Even our ephemeral personal identities are built on conceptual beliefs and memories that can be transcended or moved beyond by – another concept.  Neuroscientist Douglas Hofstadter conveyed this in his work, “I Am a Strange Loop” where he demonstrates the tricks that language plays to make us believe we know things absolutely when everything except the actual existence of our own “private” mental world is open to question.

So what sort of speculative thinking can possibly provide a clue or pointer beyond the limitations of our own thoughts and senses?

For me the first jolt came with the work of Erich von Daniken and “Chariots of the Gods” where he asserted that many ancient monuments depict and/or could only have been created by beings with the ability to fly and in possession of advanced technology.

Nothing along these lines has been “proven”; but his work and the resulting “Ancient Aliens” series raise some very interesting questions.

For me the great “timeless monuments” – the Sphinx and Great Pyramid make a great deal more sense as repositories of wisdom than as “tombs” or works of “primitive” art.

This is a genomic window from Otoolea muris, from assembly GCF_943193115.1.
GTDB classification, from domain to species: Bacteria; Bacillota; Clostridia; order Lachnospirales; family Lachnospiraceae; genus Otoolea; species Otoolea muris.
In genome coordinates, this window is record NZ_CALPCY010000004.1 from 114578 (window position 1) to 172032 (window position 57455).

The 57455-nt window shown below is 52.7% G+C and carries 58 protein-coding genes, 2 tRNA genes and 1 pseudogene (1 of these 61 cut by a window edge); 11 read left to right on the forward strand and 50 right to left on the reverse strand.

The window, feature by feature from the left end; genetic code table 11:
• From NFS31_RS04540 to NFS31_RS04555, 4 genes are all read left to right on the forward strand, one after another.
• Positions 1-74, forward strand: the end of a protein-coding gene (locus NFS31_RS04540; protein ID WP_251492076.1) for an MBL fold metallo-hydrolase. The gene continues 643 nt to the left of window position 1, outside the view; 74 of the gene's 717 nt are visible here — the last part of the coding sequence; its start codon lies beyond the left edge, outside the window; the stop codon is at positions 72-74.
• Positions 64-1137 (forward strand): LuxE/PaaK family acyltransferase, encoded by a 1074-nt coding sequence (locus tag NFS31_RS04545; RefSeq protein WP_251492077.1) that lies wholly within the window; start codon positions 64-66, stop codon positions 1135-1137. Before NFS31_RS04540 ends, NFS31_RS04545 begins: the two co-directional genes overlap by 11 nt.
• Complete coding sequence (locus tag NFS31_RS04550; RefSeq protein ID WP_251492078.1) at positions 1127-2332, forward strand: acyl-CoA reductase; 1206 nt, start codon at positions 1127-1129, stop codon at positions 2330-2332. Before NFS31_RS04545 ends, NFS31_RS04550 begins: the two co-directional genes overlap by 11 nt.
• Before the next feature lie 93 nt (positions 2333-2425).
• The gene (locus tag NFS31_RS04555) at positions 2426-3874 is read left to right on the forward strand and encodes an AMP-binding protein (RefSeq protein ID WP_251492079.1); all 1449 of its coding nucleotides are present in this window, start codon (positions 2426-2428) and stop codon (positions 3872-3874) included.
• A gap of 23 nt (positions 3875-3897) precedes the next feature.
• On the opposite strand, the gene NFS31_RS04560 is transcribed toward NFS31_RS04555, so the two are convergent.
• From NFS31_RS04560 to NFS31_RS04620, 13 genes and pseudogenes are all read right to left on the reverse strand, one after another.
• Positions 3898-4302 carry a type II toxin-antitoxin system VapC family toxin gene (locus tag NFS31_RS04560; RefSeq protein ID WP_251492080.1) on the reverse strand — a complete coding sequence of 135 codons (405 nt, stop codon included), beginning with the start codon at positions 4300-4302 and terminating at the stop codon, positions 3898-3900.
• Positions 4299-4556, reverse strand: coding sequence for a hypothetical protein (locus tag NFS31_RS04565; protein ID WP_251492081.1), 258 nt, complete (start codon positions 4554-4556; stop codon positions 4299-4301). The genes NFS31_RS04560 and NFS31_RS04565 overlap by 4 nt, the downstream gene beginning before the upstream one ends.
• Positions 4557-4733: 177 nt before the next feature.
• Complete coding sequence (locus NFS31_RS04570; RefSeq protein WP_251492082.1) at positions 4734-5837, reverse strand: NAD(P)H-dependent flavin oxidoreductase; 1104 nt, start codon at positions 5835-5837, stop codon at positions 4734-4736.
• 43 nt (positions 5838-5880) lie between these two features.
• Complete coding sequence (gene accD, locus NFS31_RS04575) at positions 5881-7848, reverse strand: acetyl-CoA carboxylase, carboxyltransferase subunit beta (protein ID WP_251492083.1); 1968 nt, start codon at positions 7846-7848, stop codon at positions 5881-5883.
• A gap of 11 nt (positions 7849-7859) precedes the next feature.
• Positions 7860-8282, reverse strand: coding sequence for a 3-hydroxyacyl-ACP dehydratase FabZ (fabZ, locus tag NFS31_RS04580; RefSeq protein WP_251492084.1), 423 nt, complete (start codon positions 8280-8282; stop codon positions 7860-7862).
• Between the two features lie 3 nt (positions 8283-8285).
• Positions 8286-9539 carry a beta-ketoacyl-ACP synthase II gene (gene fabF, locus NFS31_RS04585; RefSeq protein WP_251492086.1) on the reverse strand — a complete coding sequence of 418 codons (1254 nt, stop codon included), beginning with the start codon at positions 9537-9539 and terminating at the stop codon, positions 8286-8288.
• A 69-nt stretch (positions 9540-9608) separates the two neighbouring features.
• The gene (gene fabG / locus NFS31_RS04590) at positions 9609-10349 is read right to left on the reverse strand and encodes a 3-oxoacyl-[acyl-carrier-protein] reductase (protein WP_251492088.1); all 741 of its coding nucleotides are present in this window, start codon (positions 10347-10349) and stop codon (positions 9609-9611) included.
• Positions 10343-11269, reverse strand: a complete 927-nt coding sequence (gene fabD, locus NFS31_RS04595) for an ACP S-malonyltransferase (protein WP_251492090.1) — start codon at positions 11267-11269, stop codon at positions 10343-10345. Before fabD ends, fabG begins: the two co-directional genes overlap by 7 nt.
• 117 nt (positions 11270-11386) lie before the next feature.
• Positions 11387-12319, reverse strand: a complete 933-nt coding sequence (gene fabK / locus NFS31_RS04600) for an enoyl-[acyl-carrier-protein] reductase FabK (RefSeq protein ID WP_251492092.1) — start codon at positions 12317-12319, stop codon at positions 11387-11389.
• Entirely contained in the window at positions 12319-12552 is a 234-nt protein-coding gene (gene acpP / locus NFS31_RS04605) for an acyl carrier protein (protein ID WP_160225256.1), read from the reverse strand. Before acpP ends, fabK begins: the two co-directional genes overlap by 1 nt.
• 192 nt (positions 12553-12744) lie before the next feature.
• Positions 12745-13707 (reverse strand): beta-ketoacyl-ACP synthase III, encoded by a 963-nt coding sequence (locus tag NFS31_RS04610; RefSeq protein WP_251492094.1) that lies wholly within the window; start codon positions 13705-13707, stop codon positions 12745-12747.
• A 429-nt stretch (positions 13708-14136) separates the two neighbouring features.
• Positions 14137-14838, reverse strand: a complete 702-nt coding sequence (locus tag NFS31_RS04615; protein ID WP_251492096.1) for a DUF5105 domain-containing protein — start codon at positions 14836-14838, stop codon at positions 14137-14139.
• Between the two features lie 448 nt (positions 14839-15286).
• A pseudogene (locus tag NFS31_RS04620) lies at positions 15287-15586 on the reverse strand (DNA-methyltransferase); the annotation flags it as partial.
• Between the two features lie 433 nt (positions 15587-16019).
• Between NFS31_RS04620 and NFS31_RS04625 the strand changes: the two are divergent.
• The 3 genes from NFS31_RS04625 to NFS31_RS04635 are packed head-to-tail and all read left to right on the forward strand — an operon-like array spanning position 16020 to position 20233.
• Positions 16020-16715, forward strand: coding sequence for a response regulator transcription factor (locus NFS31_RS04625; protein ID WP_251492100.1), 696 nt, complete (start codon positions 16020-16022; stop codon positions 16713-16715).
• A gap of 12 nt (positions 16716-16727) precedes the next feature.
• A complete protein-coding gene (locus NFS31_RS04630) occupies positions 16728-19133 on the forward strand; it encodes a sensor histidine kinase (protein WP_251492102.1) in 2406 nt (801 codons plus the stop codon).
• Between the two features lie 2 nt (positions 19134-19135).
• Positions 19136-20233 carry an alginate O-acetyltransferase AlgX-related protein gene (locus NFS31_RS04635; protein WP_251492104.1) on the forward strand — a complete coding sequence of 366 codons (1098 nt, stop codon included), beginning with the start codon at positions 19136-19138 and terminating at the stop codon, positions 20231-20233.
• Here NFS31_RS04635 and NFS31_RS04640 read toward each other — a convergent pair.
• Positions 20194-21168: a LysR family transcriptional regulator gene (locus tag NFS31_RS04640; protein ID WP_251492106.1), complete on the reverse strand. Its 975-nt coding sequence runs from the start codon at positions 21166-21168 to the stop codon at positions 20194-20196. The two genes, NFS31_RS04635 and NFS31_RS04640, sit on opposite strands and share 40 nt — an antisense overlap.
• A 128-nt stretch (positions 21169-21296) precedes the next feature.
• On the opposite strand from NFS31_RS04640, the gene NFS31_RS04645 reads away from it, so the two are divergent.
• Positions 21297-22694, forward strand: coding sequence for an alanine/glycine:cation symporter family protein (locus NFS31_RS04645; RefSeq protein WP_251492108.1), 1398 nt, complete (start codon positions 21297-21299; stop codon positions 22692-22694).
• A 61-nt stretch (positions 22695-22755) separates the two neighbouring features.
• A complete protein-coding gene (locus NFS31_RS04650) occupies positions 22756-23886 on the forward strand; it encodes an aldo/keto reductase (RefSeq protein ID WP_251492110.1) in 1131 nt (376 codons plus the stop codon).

Peter Tompkins, who wrote the “Secrets of the Great Pyramid” curated many of the mathematical and astronomical relations that seem depicted in the structure of the pyramid and also raised questions as to its amazing precision, and of course its vast scale.

More recently Graham Hancock and Robert Schoch have revised estimates of the age of the Sphinx backwards – it keeps getting older – and esoteric teachings suggest it dates back to when the Sahara was not a desert but fertile.

The Magical Egypt series goes a step further, deconstructing the art of Egypt as possibly depicting the inner structure of the human brain or providing a structural blueprint of consciousness itself.